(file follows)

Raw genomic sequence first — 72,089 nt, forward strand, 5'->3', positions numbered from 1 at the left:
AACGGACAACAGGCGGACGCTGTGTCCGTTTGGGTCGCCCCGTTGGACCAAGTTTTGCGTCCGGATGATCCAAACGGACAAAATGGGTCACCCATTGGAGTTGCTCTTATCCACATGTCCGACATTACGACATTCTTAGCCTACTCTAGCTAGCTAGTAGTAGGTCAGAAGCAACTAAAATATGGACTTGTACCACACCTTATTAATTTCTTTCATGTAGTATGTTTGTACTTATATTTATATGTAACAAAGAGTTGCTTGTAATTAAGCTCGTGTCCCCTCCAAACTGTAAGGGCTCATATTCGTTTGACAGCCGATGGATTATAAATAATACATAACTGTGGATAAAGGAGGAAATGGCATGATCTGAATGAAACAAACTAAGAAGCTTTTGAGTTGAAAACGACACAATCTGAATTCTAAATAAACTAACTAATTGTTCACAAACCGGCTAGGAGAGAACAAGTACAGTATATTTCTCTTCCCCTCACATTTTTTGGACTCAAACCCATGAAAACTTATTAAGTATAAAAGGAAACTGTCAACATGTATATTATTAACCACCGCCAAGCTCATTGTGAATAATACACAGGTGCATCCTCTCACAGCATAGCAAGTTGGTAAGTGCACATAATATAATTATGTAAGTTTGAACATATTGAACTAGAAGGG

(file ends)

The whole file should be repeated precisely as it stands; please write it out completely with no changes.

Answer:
Raw genomic sequence first — 72,089 nt, forward strand, 5'->3', positions numbered from 1 at the left:
AACGGACAACAGGCGGACGCTGTGTCCGTTTGGGTCGCCCCGTTGGACCAAGTTTTGCGTCCGGATGATCCAAACGGACAAAATGGGTCACCCATTGGAGTTGCTCTTATCCACATGTCCGACATTACGACATTCTTAGCCTACTCTAGCTAGCTAGTAGTAGGTCAGAAGCAACTAAAATATGGACTTGTACCACACCTTATTAATTTCTTTCATGTAGTATGTTTGTACTTATATTTATATGTAACAAAGAGTTGCTTGTAATTAAGCTCGTGTCCCCTCCAAACTGTAAGGGCTCATATTCGTTTGACAGCCGATGGATTATAAATAATACATAACTGTGGATAAAGGAGGAAATGGCATGATCTGAATGAAACAAACTAAGAAGCTTTTGAGTTGAAAACGACACAATCTGAATTCTAAATAAACTAACTAATTGTTCACAAACCGGCTAGGAGAGAACAAGTACAGTATATTTCTCTTCCCCTCACATTTTTTGGACTCAAACCCATGAAAACTTATTAAGTATAAAAGGAAACTGTCAACATGTATATTATTAACCACCGCCAAGCTCATTGTGAATAATACACAGGTGCATCCTCTCACAGCATAGCAAGTTGGTAAGTGCACATAATATAATTATGTAAGTTTGAACATATTGAACTAGAAGGG